Data from: Neonicotinoids and ectoparasitic mites synergistically impact honeybees

Lars Straub, Geoffrey R. Williams, Beatriz Vidondo, Kitiphong Khongphinitbunjong, Gina Retschnig, Annette Schneeberger, Panuwan Chantawannakul, Vincent Dietemann & Peter Neumann
The Western honeybee, Apis mellifera, is the most important managed pollinator globally and has recently experienced unsustainably high colony losses. Synergistic interactions among stressors are believed to be primarily responsible. However, despite clear evidence of strong effect on honeybee longevity of widely-employed neonicotinoid insecticides and of the ubiquitous ectoparasitic mite Varroa destructor, no data exist to show synergistic effects between these two stressors. Even though neonicotinoids had no significant impact by themselves, we here show...

Data from: An ignored anatomical variable: pore shape shows a nonrandom variation pattern in xylem cross section

Xiping Zhao, Pingping Guo & Haixin Peng
Anatomical characteristics of vessels have a profound impact on the hydraulic conductivity of the xylem. However, pore shape, the cross-section shape of a vessel, has been ignored in previous hydraulic architecture studies. In this study, we examined whether pore shape tended to be circular, and whether this variation tendency might be affected by water flow path-length and cambial age. The circularity pores in Betula platyphylla Roth and Quercus mongolica (only earlywood) were analyzed from the...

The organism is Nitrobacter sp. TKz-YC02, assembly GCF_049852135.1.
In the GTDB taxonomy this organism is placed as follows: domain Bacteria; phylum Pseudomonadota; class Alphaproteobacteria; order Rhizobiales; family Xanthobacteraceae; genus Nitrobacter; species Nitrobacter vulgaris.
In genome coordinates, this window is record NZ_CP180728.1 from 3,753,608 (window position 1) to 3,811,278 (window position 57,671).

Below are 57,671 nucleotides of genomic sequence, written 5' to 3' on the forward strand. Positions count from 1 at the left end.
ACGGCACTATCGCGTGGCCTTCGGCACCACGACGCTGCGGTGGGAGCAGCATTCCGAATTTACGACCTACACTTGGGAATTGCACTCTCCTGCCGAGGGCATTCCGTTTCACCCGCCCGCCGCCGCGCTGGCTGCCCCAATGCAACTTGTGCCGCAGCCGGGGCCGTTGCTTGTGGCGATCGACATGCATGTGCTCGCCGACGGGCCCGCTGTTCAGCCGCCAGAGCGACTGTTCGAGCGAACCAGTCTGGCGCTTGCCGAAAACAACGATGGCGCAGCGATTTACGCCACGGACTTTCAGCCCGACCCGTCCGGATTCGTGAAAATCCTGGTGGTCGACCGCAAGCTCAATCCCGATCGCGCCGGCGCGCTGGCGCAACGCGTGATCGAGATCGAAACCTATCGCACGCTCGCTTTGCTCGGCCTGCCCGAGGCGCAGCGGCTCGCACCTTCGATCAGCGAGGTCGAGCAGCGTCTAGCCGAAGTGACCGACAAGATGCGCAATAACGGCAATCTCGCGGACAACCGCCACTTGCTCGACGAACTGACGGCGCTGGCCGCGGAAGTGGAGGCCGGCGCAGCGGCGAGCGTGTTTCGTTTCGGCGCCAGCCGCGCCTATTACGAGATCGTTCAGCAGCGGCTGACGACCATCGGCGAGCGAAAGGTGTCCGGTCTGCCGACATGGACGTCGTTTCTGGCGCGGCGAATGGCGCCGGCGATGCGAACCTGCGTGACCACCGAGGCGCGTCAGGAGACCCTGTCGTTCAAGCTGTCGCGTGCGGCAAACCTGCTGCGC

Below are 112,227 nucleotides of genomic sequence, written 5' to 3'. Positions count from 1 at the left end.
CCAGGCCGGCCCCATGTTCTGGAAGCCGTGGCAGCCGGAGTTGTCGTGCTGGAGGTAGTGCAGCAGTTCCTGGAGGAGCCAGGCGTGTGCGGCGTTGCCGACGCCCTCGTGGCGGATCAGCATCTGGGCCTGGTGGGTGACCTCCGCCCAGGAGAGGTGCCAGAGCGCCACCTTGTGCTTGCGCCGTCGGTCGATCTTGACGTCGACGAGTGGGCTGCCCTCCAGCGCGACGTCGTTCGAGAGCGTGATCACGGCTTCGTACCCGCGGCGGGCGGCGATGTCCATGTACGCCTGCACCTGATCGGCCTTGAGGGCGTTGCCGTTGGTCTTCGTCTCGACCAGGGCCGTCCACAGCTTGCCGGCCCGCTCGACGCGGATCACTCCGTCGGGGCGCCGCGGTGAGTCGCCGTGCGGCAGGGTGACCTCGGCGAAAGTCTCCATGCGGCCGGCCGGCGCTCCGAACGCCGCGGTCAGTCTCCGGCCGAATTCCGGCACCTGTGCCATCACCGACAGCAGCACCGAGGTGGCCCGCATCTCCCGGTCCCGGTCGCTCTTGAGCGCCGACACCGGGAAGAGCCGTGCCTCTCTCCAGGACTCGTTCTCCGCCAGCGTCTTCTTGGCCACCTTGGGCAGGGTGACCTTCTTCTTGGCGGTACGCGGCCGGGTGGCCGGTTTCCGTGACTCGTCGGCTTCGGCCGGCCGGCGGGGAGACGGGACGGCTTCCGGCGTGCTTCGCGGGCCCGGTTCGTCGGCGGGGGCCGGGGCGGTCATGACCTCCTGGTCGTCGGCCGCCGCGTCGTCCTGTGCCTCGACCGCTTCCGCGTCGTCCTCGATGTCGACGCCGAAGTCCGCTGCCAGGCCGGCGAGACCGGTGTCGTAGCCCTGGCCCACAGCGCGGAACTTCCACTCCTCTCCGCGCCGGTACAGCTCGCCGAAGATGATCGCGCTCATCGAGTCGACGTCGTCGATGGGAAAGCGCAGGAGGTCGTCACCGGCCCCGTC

Data from: Prior reproduction alters how mitochondria respond to an oxidative event

Wendy R. Hood, Yufeng Zhang, Halie A. Taylor, Noel R. Park, Abby E. Beatty, Ryan J. Weaver, Kang Nian Yap & Andreas N. Kavazis
An animal's pace of life is mediated by the physiological demands and stressors it experiences (e.g., reproduction) and one likely mechanism that underlies these effects is oxidative stress. Reproduction has been shown to increase or reduce oxidative stress under different conditions and modify mitochondrial performance. We hypothesized that the changes associated with reproduction can alter how animals respond to future oxidative stressors. We tested this theory by comparing the organ-specific mitochondrial response in female wild-derived...

Data from: Predicting functional responses in agro-ecosystems from animal movement data to improve management of invasive pests

Mark Wilber, Sarah Chinn, James Beasley, Raoul Boughton, Ryan Brook, Stephen Ditchkoff, Justin Fischer, Steve Hartley, Lindsey Holstrom, John Kilgo, Jesse Lewis, Ryan Miller, Nathan Snow, Kurt VerCauteren, Samantha Wisely, Colleen Webb & Kim Pepin